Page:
Have You Tried Kaniwa? Three Reasons Why You Should
Whole grains or foods made from them contain an abundance of nutrients that may help lower the risk of many chronic diseases. The recommendation is to eat at least three servings of whole grains daily – but even one a day is more beneficial than none.
The main benefits of getting more whole grains in the diet include:
• stroke risk reduced 30-36%
• type 2 diabetes risk reduced 21-30%
• heart disease risk reduced 25-28%
• better weight maintenance
• reduced risk of asthma
• healthier carotid arteries
• reduction of inflammatory disease risk
• lower risk of colorectal cancer
• healthier blood pressure levels
• less gum disease and tooth loss
The term “whole grain” encompasses more than just brown rice and bran. Take a stroll through the grocery store aisles and you will see many strange looking names, including amaranth, buckwheat, quinoa, spelt, and the latest to hit the US, kaniwa (pronounced “ka-nyi-wa”).
Kaniwa is an ancient grain that grows in Peru and Bolivia. Botanically speaking, kaniwa is actually a seed, but it is cooked like a grain. Ancient grains are called such because they have been around for thousands of years without changing. Wheat, corn, and rice, on the other hand, have been bred selectively to look and taste much different than their ancestor grains.
Kaniwa, as with other ancient grains, are packed with fiber, protein, omega-3 fatty acids, and antioxidants. It is also gluten-free. Though similar to quinoa, it is smaller and reddish-brown in color.
Here are three reasons to try kaniwa:
1. Protein and iron. Kaniwa’s nutritional profile is similar to quinoas it’s a great vegetarian source of complete protein - about 7 grams in a 160-calorie serving. But it’s got significantly more iron than quinoa—about 60 percent of your RDA compared to quinoa’s 15.
2. A time saving grain. No need to rinse kaniwa before cooking! Unlike quinoa, kaniwa does not contain saponins, the possibly irritating coating that gives it a soapy flavor if you don’t rinse it thoroughly. Kaniwa also has a quick cooking time, unlike some other whole grains.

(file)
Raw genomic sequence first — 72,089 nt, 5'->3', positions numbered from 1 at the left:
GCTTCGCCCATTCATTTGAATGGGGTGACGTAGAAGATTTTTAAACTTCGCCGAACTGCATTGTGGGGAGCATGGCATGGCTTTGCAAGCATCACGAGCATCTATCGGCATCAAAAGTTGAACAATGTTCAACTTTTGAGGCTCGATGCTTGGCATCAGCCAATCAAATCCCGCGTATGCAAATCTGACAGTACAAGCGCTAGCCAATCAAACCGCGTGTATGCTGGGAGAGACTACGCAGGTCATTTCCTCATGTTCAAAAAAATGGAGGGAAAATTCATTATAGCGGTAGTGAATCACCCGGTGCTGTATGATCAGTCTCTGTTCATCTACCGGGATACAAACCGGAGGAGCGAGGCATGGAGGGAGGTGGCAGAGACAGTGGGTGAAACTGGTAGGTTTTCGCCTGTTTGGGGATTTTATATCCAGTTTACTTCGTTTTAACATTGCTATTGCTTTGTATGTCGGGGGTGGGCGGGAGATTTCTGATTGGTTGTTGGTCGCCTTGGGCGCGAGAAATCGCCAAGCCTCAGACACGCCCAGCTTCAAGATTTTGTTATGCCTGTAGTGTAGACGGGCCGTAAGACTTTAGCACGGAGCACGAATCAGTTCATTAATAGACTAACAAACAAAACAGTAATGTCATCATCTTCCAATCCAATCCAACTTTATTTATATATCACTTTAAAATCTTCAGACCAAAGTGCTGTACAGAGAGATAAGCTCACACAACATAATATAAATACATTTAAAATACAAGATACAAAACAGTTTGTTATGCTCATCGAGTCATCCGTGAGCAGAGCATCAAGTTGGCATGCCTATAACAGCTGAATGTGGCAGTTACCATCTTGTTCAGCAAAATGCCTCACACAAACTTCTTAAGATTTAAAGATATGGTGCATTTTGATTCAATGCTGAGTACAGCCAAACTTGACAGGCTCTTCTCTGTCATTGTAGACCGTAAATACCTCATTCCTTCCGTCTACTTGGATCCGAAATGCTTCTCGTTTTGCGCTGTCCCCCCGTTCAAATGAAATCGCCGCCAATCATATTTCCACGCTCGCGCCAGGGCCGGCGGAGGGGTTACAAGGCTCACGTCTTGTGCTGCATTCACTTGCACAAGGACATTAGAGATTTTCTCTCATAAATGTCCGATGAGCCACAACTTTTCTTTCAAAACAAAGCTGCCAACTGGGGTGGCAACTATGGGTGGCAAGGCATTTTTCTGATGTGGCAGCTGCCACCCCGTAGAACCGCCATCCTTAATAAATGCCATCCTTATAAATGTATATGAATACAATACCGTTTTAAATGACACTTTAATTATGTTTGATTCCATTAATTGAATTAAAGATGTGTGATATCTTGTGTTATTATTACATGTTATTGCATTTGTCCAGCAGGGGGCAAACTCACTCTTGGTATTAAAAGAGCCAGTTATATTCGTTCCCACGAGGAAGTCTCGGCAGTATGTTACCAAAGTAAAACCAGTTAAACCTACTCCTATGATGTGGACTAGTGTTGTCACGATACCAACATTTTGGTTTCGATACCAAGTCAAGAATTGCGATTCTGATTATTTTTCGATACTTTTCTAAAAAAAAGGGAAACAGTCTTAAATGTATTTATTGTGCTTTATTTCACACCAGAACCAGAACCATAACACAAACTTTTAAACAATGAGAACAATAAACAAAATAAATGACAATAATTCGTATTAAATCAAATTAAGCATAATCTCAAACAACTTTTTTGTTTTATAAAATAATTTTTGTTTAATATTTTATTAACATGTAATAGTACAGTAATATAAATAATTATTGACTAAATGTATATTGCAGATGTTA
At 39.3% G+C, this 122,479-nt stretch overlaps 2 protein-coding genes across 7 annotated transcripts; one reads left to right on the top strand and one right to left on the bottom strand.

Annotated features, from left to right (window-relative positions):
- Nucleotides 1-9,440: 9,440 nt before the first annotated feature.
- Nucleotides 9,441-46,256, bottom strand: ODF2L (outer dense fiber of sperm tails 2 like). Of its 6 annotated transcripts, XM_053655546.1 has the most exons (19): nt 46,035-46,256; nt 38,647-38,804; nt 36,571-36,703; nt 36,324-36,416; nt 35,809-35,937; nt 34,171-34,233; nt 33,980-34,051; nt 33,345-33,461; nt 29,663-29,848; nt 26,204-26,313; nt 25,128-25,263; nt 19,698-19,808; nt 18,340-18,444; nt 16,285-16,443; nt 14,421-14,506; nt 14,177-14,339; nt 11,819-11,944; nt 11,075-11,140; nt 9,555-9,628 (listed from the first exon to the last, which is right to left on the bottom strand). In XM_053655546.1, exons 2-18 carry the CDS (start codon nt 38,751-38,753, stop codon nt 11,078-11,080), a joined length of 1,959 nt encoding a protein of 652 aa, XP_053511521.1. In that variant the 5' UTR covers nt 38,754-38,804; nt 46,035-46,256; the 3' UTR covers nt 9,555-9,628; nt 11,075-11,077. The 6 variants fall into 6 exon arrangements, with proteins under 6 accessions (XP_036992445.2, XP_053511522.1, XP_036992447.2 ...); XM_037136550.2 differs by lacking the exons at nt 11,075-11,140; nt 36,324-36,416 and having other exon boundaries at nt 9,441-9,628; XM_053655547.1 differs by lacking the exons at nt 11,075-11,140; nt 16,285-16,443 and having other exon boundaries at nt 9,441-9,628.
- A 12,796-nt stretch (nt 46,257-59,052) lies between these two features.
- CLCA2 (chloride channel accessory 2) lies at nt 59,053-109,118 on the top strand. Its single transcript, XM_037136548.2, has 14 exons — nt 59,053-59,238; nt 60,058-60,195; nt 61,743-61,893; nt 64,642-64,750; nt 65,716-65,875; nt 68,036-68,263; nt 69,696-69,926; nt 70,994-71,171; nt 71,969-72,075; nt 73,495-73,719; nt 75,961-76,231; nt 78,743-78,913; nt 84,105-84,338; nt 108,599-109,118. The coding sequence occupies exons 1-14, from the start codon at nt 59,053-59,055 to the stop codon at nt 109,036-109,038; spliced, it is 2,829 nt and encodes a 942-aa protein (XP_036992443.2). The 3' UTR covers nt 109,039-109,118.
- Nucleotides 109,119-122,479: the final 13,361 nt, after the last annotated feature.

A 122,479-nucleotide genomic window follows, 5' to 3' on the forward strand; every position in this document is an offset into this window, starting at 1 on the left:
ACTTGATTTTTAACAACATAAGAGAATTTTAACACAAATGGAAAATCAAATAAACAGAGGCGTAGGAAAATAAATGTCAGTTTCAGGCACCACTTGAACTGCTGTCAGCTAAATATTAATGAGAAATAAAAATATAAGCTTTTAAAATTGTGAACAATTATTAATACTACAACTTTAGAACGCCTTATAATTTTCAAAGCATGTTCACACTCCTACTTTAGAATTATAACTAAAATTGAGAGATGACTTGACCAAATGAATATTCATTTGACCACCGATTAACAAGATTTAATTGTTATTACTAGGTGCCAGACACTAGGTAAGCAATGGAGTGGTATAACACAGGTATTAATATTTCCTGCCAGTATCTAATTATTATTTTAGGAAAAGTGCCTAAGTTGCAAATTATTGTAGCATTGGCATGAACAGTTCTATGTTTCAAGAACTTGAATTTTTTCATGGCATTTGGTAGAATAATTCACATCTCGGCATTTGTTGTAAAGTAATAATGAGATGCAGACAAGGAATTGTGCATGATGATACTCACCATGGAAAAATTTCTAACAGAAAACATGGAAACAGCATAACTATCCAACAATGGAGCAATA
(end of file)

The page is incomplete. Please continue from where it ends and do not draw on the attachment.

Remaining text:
3. Taste and uses. Kaniwa has a nutty, slightly sweet flavor and a heartier texture. However, you cook it just like quinoa and it can be used in many of the same ways. Try adding it to salads, stir-fries, soups and stews. You could also ground it into a flour to be used in breads or pastries. For the best flavor, toast the grain prior to cooking.
Here are a couple of easy recipes so you can try Kaniwa today!
Basic Kaniwa Porridge: Simply cook one cup of kaniwa with two cups of water for a serving of about two cups of cooked kaniwa. Cook a kaniwa porridge as you would any grain: a slow simmer on the stove top stirring occasionally so that it does not burn. Just like quinoa, it will sprout little tails in the cooking process and give the slight look of a sprout. Serve the kaniwa with butter and a sweetener such as maple syrup.
Kañiwa with Lemon, Basil and Tomatoes
Prep: 15 minutes
Cook: 15 minutes
Yield: 4 to 6 servings
2 cups vegetable broth
1 cup kañiwa, rinsed
2 to 3 tablespoons fresh lemon juice
1 cup chopped roma (plum) tomatoes
1/2 cup chopped fresh basil
1/4 cup chopped green onions
1/4 cup crumbled feta cheese (optional)
1. Bring vegetable broth to a boil in a medium saucepan. Add rinsed kañiwa and reduce heat to a simmer. Cover and cook until all of the broth is absorbed, about 15 minutes, stirring frequently. Remove from heat and let stand covered for 2 minutes; fluff with a fork.
2. Transfer kañiwa to a large serving bowl. Add lemon juice, tomatoes, basil, green onions and feta, if desired. Chill at least 1 hour before serving.